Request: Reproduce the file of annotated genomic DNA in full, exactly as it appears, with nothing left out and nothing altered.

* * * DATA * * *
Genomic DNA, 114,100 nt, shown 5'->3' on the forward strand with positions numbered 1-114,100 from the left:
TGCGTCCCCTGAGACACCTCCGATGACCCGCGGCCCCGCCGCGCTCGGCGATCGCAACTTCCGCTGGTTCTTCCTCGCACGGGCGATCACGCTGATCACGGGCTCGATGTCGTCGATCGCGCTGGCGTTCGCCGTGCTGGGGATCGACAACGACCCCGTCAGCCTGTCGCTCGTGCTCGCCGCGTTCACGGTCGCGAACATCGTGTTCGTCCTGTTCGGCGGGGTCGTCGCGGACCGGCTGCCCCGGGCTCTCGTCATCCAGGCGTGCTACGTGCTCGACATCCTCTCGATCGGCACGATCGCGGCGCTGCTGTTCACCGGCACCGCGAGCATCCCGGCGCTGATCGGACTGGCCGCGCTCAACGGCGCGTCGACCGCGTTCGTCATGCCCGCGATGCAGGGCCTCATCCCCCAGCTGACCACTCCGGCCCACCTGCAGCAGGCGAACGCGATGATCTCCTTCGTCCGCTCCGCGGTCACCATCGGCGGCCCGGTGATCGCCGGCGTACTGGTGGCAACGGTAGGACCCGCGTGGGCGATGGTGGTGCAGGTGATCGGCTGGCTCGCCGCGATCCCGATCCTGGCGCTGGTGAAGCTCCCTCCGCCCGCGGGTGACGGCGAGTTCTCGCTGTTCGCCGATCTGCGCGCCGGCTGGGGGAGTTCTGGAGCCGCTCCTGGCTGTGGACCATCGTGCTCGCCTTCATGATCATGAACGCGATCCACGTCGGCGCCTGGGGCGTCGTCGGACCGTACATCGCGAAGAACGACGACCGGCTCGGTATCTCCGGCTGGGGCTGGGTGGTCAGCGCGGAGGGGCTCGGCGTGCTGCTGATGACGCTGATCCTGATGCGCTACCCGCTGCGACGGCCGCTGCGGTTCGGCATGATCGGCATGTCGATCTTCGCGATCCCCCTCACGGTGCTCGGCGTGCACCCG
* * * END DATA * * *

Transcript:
Genomic DNA, 114,100 nt, shown 5'->3' on the forward strand with positions numbered 1-114,100 from the left:
TGCGTCCCCTGAGACACCTCCGATGACCCGCGGCCCCGCCGCGCTCGGCGATCGCAACTTCCGCTGGTTCTTCCTCGCACGGGCGATCACGCTGATCACGGGCTCGATGTCGTCGATCGCGCTGGCGTTCGCCGTGCTGGGGATCGACAACGACCCCGTCAGCCTGTCGCTCGTGCTCGCCGCGTTCACGGTCGCGAACATCGTGTTCGTCCTGTTCGGCGGGGTCGTCGCGGACCGGCTGCCCCGGGCTCTCGTCATCCAGGCGTGCTACGTGCTCGACATCCTCTCGATCGGCACGATCGCGGCGCTGCTGTTCACCGGCACCGCGAGCATCCCGGCGCTGATCGGACTGGCCGCGCTCAACGGCGCGTCGACCGCGTTCGTCATGCCCGCGATGCAGGGCCTCATCCCCCAGCTGACCACTCCGGCCCACCTGCAGCAGGCGAACGCGATGATCTCCTTCGTCCGCTCCGCGGTCACCATCGGCGGCCCGGTGATCGCCGGCGTACTGGTGGCAACGGTAGGACCCGCGTGGGCGATGGTGGTGCAGGTGATCGGCTGGCTCGCCGCGATCCCGATCCTGGCGCTGGTGAAGCTCCCTCCGCCCGCGGGTGACGGCGAGTTCTCGCTGTTCGCCGATCTGCGCGCCGGCTGGGGGAGTTCTGGAGCCGCTCCTGGCTGTGGACCATCGTGCTCGCCTTCATGATCATGAACGCGATCCACGTCGGCGCCTGGGGCGTCGTCGGACCGTACATCGCGAAGAACGACGACCGGCTCGGTATCTCCGGCTGGGGCTGGGTGGTCAGCGCGGAGGGGCTCGGCGTGCTGCTGATGACGCTGATCCTGATGCGCTACCCGCTGCGACGGCCGCTGCGGTTCGGCATGATCGGCATGTCGATCTTCGCGATCCCCCTCACGGTGCTCGGCGTGCACCCG